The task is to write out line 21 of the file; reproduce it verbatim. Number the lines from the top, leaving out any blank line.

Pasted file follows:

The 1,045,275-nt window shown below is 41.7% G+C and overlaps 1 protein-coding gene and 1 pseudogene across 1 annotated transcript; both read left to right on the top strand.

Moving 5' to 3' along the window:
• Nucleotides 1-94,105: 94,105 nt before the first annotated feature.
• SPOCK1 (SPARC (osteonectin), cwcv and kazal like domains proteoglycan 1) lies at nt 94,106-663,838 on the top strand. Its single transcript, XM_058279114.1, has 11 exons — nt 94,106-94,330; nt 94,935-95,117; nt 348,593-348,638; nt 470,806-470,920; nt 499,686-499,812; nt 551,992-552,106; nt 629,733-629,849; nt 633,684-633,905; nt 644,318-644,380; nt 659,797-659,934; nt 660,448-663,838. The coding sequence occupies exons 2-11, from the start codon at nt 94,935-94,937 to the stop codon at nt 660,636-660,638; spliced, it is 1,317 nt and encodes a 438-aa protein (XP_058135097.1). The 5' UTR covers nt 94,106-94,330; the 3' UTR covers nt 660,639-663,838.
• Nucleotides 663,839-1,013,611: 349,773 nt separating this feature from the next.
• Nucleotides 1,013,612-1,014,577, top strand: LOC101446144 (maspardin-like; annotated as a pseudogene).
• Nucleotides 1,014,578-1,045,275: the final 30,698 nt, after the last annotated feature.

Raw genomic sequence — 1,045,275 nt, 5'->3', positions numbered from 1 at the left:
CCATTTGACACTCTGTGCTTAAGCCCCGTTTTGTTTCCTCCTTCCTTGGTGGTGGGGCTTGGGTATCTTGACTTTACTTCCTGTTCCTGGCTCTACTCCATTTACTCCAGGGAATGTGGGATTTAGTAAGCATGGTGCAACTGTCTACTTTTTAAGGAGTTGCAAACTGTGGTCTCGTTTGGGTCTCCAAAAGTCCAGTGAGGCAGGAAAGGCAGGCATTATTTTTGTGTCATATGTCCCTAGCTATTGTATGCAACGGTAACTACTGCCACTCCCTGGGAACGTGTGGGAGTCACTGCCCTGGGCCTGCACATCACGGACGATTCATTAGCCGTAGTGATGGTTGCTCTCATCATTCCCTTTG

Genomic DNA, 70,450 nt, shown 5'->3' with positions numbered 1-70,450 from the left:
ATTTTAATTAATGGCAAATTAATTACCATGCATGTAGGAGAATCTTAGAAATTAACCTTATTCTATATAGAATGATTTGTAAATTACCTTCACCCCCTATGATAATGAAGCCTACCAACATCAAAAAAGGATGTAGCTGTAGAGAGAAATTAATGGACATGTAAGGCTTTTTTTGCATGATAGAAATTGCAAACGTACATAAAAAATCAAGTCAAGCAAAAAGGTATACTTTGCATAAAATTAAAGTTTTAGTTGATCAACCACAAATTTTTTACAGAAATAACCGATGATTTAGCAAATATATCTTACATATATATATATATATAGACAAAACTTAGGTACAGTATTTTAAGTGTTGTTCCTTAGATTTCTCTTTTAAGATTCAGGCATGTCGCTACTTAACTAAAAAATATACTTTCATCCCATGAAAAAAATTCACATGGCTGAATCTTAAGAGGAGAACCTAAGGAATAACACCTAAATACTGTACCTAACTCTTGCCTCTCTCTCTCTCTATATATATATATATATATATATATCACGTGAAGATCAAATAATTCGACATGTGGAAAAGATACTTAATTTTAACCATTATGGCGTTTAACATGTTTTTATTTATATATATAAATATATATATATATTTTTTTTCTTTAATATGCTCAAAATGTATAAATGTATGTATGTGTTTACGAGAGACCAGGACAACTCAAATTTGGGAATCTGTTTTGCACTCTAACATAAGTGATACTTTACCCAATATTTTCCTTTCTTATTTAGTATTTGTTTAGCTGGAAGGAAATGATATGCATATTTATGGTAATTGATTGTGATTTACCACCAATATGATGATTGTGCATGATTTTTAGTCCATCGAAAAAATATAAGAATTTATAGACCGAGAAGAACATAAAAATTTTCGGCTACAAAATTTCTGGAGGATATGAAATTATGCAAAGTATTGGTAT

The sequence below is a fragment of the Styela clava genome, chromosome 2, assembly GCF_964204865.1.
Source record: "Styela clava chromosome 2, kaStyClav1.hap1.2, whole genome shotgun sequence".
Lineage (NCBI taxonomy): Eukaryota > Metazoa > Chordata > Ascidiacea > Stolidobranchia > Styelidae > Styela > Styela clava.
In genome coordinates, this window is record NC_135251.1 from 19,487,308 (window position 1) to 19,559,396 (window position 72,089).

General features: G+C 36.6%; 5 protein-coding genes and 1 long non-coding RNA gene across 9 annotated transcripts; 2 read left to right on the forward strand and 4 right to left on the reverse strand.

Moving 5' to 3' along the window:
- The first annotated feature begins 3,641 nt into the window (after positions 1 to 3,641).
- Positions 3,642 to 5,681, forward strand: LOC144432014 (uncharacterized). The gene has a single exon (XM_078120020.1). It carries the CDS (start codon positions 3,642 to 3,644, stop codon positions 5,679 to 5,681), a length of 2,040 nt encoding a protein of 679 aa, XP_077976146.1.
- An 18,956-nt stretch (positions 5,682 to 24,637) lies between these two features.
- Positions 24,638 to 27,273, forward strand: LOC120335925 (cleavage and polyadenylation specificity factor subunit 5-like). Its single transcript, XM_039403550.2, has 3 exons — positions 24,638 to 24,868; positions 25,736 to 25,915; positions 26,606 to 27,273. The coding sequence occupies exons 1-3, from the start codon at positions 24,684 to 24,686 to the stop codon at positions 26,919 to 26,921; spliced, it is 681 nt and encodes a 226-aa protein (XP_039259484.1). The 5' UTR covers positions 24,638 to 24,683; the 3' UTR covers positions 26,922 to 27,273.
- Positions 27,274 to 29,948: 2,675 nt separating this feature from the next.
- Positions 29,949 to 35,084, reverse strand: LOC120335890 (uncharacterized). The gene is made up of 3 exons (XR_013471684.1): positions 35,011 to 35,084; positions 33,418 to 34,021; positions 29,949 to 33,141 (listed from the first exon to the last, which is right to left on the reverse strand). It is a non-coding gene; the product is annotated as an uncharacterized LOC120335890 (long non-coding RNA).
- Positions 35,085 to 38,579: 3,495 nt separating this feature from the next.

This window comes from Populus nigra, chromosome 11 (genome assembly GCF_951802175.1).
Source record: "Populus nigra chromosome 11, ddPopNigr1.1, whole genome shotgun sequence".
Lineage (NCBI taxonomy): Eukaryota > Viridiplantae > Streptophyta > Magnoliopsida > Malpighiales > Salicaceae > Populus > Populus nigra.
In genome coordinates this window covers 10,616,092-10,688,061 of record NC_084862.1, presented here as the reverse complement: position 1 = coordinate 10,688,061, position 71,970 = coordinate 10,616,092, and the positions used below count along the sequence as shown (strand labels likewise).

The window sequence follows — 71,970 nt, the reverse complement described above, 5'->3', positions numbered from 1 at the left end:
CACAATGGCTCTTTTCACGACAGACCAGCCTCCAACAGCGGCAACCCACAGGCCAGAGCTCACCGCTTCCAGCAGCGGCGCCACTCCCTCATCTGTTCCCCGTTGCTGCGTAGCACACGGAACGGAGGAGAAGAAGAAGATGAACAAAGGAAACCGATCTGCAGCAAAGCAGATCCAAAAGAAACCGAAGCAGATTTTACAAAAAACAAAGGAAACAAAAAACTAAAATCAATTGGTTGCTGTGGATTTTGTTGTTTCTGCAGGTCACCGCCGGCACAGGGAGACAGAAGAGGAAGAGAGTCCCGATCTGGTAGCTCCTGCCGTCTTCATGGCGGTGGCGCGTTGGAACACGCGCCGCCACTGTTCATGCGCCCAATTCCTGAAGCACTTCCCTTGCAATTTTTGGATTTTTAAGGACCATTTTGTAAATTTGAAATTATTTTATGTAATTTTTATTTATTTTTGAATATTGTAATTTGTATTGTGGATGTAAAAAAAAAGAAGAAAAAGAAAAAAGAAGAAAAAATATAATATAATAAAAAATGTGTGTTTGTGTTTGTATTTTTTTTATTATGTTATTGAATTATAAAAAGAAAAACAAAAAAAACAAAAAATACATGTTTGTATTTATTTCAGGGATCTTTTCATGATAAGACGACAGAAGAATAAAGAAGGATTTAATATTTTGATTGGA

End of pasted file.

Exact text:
- Positions 24,638 to 27,273, forward strand: LOC120335925 (cleavage and polyadenylation specificity factor subunit 5-like). Its single transcript, XM_039403550.2, has 3 exons — positions 24,638 to 24,868; positions 25,736 to 25,915; positions 26,606 to 27,273. The coding sequence occupies exons 1-3, from the start codon at positions 24,684 to 24,686 to the stop codon at positions 26,919 to 26,921; spliced, it is 681 nt and encodes a 226-aa protein (XP_039259484.1). The 5' UTR covers positions 24,638 to 24,683; the 3' UTR covers positions 26,922 to 27,273.